Posted on February 20, 2015 by Bob Berwyn
In some gas fields, leak rates appear close to official estimates
Researchers try to quantify methane leakage in natural gas fields.
FRISCO — Boulder-based researchers have used thousands of detailed measurements taken during overflights to take a nuanced look at methane leaks from natural gas fields.
The findings show methane leaking at the rate of tens of thousands of pounds per hour in three major natural gas basins that span Texas, Louisiana, Arkansas and Pennsylvania. But the overall leak rate from those basins is only about one percent of gas production there — lower than leak rates measured in other gas fields, and in line with federal estimates. Continue reading
Filed under: climate and weather, energy, Environment, fracking, gas drilling, global warming, oil drilling | Tagged: energy, Environment, fracking, global warming, greenhouse gases, methane, Natural gas, oil and gas | Leave a comment »
Posted on January 25, 2015 by Bob Berwyn
This map shows the geographical distribution of natural gas consumption during the year from September 2012 to August 2013 for the four states included in the study region. The research team used this data, along with air monitoring and analysis, to assess the fraction of delivered natural gas that was emitted to the atmosphere. Image courtesy of Kathryn McKain, Harvard SEAS.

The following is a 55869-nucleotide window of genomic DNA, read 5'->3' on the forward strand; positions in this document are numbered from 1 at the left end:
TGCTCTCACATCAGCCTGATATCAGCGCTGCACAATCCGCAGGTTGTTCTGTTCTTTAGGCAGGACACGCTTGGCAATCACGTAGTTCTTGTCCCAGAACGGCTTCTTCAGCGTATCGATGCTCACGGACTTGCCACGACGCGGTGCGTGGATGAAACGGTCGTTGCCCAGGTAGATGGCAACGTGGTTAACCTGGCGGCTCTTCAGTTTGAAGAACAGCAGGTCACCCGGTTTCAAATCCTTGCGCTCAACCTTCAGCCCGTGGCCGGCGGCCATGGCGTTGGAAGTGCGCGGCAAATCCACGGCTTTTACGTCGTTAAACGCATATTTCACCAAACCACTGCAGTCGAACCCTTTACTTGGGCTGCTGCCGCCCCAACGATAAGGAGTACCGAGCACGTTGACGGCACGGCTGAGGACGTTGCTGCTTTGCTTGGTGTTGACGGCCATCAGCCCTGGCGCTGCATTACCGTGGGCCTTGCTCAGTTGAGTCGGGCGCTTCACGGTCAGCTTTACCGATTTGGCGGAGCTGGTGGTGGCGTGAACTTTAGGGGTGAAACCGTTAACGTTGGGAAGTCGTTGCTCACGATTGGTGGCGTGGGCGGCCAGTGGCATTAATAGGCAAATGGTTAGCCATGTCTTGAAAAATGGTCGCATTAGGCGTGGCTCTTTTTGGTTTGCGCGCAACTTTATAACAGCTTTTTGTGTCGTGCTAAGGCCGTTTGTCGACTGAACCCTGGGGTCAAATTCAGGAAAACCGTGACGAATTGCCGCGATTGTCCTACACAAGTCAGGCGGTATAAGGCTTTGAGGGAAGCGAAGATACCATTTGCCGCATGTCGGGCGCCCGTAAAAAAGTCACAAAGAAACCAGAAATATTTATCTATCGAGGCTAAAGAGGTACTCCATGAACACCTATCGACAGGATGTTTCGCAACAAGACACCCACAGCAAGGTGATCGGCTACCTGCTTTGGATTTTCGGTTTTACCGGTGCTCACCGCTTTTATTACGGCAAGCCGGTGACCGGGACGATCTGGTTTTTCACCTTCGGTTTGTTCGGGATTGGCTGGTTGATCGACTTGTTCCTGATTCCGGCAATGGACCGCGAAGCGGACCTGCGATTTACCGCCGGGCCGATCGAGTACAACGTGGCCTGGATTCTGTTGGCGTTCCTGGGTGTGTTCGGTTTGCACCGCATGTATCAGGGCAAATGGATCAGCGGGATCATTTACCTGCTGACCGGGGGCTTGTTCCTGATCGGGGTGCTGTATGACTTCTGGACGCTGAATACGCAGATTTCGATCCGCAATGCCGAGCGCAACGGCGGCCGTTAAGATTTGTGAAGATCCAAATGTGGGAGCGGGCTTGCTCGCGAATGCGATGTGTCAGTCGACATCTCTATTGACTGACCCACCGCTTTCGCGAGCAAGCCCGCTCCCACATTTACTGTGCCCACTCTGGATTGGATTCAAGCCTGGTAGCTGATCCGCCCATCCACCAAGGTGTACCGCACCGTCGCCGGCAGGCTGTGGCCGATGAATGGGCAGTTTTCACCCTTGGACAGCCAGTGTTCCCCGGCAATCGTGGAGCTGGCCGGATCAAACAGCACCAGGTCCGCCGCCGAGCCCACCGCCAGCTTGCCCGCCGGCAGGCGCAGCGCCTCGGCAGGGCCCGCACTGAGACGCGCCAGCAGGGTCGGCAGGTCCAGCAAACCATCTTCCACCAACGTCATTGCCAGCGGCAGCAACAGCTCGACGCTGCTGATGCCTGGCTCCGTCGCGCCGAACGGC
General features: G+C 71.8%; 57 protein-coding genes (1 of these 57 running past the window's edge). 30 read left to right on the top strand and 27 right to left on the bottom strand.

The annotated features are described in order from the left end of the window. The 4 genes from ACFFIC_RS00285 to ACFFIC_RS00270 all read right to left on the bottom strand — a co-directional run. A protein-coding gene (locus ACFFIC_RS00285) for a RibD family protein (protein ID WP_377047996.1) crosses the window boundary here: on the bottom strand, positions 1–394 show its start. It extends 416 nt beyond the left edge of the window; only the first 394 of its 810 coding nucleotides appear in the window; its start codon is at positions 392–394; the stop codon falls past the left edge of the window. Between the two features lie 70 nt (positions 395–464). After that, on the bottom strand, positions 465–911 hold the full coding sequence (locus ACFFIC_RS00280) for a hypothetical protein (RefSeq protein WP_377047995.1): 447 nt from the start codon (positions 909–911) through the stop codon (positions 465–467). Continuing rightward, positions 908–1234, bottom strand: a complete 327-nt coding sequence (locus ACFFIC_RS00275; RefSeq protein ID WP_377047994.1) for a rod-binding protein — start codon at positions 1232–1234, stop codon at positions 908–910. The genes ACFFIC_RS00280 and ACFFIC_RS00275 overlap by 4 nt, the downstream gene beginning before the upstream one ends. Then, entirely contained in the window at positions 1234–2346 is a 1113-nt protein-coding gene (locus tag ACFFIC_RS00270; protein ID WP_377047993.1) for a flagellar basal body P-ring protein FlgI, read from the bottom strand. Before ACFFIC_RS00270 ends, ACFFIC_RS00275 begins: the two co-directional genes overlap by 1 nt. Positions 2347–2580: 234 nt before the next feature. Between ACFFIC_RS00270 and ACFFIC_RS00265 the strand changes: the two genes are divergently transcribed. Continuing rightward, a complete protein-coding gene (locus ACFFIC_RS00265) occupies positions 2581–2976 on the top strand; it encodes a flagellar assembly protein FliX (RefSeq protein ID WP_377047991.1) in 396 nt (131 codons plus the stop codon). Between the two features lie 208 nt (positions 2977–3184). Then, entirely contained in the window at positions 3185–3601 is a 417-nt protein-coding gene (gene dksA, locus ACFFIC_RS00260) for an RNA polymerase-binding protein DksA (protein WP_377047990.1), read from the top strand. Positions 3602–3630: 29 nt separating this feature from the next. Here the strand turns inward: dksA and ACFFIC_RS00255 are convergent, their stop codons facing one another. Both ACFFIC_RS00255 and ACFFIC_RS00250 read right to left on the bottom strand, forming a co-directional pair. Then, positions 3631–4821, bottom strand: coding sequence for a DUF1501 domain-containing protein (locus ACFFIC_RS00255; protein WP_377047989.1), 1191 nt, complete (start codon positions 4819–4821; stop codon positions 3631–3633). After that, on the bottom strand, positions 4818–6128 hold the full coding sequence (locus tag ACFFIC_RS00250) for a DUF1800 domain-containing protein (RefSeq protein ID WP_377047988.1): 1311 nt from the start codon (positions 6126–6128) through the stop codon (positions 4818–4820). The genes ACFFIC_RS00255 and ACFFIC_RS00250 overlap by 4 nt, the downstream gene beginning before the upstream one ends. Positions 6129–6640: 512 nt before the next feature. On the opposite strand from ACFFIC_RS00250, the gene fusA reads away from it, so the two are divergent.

Researchers say energy companies have little incentive to prevent leaks
FRISCO — A team of engineers and scientists say that up to 15 billion cubic feet of natural gas, worth some $90 million, may be escaping from leaky pipes in the Boston area.
The researchers, led by atmospheric scientists at Harvard School of Engineering and Applied Sciences calculated the figure by analyzing a year’s worth of continuous methane measurements, using a high-resolution regional atmospheric transport model to calculate the amount of emissions.
Tackling the problem will require innovative policy because low prices and the way in which natural gas suppliers are regulated mean that gas companies have little economic incentive to make the necessary investments to reduce incidental losses from leakage, according to the Harvard researchers. Continue reading
Filed under: climate and weather, energy, fracking, gas drilling, global warming | Tagged: climate change, global warming, Harvard, methane leaks, Natural gas | Leave a comment »
Posted on October 17, 2014 by Bob Berwyn
Increase in global gas production likely to displace renewable low carbon energy